While the announcement by Interior Minister Petteri Orpo that Finland will accept 2,400 asylum seekers under a European Commission scheme is a positive step in the right direction, according to YLE in English, what message does it send?
For one, Orpo said that Finland doesn’t support commission plans to have a permanent mechanism to manage the flow of refugees and migrants entering Europe in ever-larger numbers.
While Orpo’s choice of words is a question of semantics, we still don’t have a clear idea what Finland’s role will be in the humanitarian crisis. Is it seeking a European solution or does it want to follow Hungary’s example by treating refugees inhumanely and leaving them out in the cold?
As long as the populist anti-immigration PS is in government we will never know for sure.
Read full story here.
As this government bungles from one crisis to the next, watch closely who makes the announcements.
Timo Soini, PS chairman and foreign minister, naturally spoke to the media about his party’s pet issue: immigrants. He said that the government is studying the possibility of lowering grants given to asylum seekers by 37% to about 200 euros from 318 euros now.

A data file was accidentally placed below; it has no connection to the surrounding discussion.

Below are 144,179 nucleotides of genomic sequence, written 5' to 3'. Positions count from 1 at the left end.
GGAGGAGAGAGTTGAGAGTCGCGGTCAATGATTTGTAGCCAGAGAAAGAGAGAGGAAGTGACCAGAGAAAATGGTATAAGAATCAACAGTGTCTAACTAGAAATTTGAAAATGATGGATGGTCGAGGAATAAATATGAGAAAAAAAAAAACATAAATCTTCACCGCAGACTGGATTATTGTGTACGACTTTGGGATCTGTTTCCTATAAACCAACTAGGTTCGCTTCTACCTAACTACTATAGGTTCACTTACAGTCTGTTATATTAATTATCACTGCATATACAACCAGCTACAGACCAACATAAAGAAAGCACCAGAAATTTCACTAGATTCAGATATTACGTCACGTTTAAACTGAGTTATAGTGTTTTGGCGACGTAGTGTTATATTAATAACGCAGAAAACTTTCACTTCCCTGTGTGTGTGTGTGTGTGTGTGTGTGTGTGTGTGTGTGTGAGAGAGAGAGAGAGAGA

This was exactly what was done in Denmark, where the Islamophobic Danish People’s Party (DPP) is tightening subsidies and immigration policy. The PS and the DPP are close ideological allies.
But that’s not all. The PS is spearheading plans with the government’s blessings to demote asylum seekers that have got residence permits to be treated as second-class members of society.
Soini, who’s been accused of being a turncoat and faces a growing revolt in his party, announced that he wants to de-link funding for asylum-seeker integration programs from the housing benefits system. This means that some migrants will not get the same social welfare benefits as Finns irrespective if they live in Helsinki or Lieksa.
Some analysts believe that such steps are unconstitutional.
* The Finnish name for the Finns Party is the Perussuomalaiset (PS). The English names of the party adopted by the PS, like True Finns or Finns Party, promote in our opinion nativist nationalism and xenophobia. We therefore prefer to use the Finnish name of the party on our postings.